While the story is more or less what we have seen now over and over in so many other Jack the Ripper tales, it is the visual storytelling ability of John Brahm and the performance of Laird Cregar that rank this film so high on the scale. Cregar manages to make his perverted, sexually twisted character frightening and strangely sympathetic at the same time. You know this guy is sick, and a murderer, but he somehow comes across as a sadly wounded bird. The film is beautifully shot by Lucien Ballard whose long career included such works as “Berlin Express”, “The Killing”, “Pay or Die”, “Will Penny” and “The Wild Bunch.”

Brahm and Cregar would reteam again the following year in “Hangover Square” where Cregar would again portray a maniac type killer. Sadly, Cregar died in 1945 at the age of 31 after battling with a weight disorder. After “The Lodger”, John Brahm had two more good films in him “Hangover Square” and “The Locket.” In the 1950’s and on into the 1960’s Brahm’s best work would be in television where he worked on episodes of “Alfred Hitchcock Presents” ,”The Twilight Zone”, “Thriller”, “The Alfred Hitchcock Hour” and “The Man From U.N.C.L.E.” among others.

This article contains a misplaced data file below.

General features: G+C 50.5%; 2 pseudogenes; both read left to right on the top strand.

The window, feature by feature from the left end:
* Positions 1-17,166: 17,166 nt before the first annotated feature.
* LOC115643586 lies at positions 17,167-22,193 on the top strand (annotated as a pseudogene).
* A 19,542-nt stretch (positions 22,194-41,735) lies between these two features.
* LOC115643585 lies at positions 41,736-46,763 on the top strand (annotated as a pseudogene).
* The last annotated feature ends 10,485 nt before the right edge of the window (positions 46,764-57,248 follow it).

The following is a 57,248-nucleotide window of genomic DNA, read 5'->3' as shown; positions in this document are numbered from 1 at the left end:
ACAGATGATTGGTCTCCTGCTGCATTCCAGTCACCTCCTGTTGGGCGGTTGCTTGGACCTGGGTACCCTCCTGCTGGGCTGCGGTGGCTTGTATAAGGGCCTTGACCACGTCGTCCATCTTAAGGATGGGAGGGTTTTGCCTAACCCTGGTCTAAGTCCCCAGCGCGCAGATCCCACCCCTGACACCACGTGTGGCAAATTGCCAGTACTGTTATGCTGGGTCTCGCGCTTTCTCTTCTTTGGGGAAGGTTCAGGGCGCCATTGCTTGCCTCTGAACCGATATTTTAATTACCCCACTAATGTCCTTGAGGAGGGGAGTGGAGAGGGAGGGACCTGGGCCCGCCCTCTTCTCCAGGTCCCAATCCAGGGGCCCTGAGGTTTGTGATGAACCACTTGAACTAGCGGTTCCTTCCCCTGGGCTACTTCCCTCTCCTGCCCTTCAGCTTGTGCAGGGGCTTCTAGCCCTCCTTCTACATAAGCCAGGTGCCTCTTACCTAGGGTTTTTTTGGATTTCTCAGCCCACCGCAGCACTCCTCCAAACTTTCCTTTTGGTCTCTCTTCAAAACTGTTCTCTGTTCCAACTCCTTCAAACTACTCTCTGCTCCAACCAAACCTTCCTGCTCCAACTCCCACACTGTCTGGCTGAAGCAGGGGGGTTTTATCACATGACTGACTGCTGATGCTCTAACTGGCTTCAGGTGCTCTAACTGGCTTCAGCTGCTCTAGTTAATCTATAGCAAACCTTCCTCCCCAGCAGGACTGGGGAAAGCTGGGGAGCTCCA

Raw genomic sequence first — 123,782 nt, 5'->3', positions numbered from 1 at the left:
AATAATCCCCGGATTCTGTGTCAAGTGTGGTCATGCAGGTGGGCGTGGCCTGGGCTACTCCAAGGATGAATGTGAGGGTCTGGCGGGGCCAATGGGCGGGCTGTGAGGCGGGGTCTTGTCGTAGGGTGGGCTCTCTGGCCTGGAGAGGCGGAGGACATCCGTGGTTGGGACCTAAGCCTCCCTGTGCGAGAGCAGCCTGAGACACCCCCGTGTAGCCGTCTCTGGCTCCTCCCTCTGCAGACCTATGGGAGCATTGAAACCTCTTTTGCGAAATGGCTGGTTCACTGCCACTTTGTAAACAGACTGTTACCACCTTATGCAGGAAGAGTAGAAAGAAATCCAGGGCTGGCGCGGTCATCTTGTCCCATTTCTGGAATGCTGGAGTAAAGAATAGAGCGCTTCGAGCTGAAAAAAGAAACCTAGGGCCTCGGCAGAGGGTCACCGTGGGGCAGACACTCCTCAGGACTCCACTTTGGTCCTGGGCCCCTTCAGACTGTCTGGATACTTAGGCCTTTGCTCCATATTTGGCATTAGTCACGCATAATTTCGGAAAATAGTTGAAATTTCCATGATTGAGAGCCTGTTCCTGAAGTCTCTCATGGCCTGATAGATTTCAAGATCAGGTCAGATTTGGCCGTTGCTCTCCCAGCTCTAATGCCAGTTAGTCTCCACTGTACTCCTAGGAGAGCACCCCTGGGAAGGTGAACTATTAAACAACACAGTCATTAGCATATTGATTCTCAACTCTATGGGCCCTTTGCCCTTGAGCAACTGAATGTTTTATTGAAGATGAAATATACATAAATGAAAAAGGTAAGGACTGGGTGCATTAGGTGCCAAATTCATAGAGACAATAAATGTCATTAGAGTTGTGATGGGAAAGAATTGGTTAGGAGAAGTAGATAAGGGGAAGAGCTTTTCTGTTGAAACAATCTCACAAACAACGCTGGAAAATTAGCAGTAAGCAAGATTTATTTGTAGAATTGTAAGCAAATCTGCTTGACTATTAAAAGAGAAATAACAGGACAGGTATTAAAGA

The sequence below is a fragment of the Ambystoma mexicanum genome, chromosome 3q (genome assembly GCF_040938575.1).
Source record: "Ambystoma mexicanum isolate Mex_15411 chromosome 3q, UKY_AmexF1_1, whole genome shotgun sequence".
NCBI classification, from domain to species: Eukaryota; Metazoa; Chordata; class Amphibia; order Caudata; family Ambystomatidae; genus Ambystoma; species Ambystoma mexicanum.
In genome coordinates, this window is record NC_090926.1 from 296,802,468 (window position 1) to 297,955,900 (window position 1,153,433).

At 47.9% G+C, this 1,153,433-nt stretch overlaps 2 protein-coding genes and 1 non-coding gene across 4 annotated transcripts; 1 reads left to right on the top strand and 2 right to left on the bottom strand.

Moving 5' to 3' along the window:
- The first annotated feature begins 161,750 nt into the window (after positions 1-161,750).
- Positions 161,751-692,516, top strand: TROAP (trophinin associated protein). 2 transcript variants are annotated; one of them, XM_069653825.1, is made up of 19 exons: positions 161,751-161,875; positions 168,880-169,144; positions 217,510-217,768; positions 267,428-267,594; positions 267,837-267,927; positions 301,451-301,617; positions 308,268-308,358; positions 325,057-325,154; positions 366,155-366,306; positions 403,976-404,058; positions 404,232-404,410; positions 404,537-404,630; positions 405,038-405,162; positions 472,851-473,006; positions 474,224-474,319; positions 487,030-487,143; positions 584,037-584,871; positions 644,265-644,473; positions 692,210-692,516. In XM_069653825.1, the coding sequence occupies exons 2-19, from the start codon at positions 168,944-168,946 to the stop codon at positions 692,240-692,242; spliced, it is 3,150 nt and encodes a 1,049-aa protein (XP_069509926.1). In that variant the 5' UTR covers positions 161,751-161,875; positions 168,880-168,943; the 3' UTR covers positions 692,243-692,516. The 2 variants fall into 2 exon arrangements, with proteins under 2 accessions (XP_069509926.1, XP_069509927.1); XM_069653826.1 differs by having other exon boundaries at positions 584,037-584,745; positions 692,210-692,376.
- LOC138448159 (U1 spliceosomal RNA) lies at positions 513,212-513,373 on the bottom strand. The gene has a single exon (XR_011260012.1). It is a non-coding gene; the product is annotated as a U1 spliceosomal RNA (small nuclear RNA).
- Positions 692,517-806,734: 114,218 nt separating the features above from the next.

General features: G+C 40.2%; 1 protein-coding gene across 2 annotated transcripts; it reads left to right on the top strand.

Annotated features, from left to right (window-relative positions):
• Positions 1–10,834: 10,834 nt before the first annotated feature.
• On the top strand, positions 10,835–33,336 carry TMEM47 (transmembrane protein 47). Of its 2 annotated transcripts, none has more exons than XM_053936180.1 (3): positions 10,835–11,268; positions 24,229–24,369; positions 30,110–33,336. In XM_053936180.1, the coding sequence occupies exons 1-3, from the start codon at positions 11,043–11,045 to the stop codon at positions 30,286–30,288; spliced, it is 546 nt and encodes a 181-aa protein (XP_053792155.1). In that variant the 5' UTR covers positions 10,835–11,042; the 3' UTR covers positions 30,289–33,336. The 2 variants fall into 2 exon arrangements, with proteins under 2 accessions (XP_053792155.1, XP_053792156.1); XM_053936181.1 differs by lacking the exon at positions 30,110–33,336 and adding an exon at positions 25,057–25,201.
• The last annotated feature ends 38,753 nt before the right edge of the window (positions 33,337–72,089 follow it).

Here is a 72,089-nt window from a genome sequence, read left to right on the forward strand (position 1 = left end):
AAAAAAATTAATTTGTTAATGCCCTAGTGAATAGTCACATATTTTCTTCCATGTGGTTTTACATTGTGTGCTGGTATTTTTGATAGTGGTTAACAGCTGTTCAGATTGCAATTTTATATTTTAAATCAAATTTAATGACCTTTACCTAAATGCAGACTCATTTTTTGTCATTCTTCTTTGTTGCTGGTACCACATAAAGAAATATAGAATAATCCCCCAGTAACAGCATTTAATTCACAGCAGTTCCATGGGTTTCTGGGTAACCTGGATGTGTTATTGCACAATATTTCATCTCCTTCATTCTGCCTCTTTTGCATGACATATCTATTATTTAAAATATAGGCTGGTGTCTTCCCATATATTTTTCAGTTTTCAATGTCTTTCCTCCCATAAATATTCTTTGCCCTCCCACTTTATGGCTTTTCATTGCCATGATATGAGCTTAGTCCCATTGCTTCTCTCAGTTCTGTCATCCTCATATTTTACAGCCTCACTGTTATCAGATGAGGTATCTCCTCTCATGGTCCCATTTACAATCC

10 comments on “The Lodger (1944) John Brahm

  1. “… somehow he comes across as a sadly wounded bird.” Well, nobody could have said it better. Laird Cregar was one of those actors whose portliness surely limited his choice of roles, but then again, that voice… Oh, they had voices in those days. Trained voices. Beautiful voices.

    Hitchcock in the early ’40s wanted to remake his ‘Lodger’ but never managed it. He did, however see the 1944 version and disliked it. (Jealousy?) Patrick McGilligan’s biography quotes Hitchcock as saying to ‘Psycho’ author Robert Bloch, “I saw it at Fox, and they remade it so crudely… no suggestion in it… it was all just laid on the nose.”